A little wikipedia history:
Cork is the second largest city in the Republic of Ireland and the island of Ireland's third most populous city after Dublin and Belfast. It is the principal city and administrative centre of County Cork and the largest city of the province of Munster. The city has a population of 119,143, while the addition of the suburban areas contained in Cork County brings this total to 190,384. Metropolitan Cork has a population of approximately 274,000, while the Greater Cork area is about 380,000. Cork County has the nickname of "the Rebel County", and Corkonians often refer to Cork as the "real capital of Ireland". The River Lee flows through the city, an island in the river forming the main part of the city centre. The city is a major Irish seaport — with quays and docks sited along the broad waterway of the Lee on the city's East side.
You here this a lot: and Corkonians often refer to Cork as the "real capital of Ireland". To be honest, I don't think that the people of Dublin care where the capital actually is, but they love winding up the Cork people about it.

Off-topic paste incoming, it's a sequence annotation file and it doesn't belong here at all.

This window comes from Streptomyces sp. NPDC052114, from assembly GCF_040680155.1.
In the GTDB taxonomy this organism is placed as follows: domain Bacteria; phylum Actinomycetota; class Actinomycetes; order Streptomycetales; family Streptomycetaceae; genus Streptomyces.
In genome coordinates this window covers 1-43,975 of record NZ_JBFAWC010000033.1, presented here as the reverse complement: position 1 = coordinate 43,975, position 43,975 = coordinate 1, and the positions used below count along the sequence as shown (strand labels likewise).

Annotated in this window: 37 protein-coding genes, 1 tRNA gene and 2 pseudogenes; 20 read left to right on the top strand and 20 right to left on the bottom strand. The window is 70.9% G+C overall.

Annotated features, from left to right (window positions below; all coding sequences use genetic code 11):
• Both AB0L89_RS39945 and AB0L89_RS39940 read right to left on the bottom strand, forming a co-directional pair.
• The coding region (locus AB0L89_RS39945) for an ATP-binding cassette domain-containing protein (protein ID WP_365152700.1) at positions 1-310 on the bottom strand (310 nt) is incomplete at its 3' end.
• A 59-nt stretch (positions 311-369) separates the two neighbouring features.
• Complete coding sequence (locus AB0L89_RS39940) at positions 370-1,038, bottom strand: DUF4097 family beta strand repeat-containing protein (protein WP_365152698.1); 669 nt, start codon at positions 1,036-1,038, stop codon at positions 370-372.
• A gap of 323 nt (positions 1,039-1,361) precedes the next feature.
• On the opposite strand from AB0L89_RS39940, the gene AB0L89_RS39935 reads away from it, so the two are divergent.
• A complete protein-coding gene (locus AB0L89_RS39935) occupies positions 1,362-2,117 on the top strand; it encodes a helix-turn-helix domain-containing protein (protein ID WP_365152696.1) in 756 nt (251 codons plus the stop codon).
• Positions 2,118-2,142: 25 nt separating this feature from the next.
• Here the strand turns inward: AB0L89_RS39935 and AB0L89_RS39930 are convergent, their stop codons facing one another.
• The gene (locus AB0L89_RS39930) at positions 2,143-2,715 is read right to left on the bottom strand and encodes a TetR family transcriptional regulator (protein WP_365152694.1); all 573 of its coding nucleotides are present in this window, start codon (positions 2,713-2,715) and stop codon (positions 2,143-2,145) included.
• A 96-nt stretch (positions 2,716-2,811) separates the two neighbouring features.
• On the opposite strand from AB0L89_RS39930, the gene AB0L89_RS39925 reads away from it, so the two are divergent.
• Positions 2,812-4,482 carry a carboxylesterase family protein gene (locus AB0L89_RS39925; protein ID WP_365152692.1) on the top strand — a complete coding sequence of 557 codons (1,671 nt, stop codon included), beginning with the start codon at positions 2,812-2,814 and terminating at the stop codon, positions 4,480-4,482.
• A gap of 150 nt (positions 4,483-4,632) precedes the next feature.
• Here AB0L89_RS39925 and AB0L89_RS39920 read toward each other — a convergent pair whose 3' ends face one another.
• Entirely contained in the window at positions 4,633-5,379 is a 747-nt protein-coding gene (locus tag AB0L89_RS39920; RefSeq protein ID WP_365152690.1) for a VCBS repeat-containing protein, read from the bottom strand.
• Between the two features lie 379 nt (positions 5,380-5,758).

The accent is my favorite part, and wikipedia describes it best:
- Redundant use of the words "like" or "so" to terminate a sentence: e.g. "I don't know him at all, like"
- Use of the words "boy" (often pronounced "by") and girl, to address each other, even into adulthood, e.g. "Come here to me, boy"
As an American, I have about a 20% shot at understanding anything that they say. Makes it fun. It's a whole other world over there.
We were there for a black tie event, but had a chance the following day to walk around the city for an hour or so. I didn't expect much but I was pleasantly surprised. Here's one view:
The streets have the widest sidewalks, which makes the street feel very open even though the buildings are extremely crowded together.
Glad I didn't have to go up that hill! If I had to commute up and down that hill every day, I'd buy a donkey.
The joke is that this is where they burn the Dubliners (spoken from a Dubliner of course):
Yet another picture of a trash can. I may have a problem here. Need to join "obsessed with trash cans anonymous."
If you have to drive for 4 hours, at least you get to look at this:
There's actually an interesting resemblance of this drive to any interstate drive in southern Louisiana: green farm lands, cows, and a random house no closer than 200 yards to the next.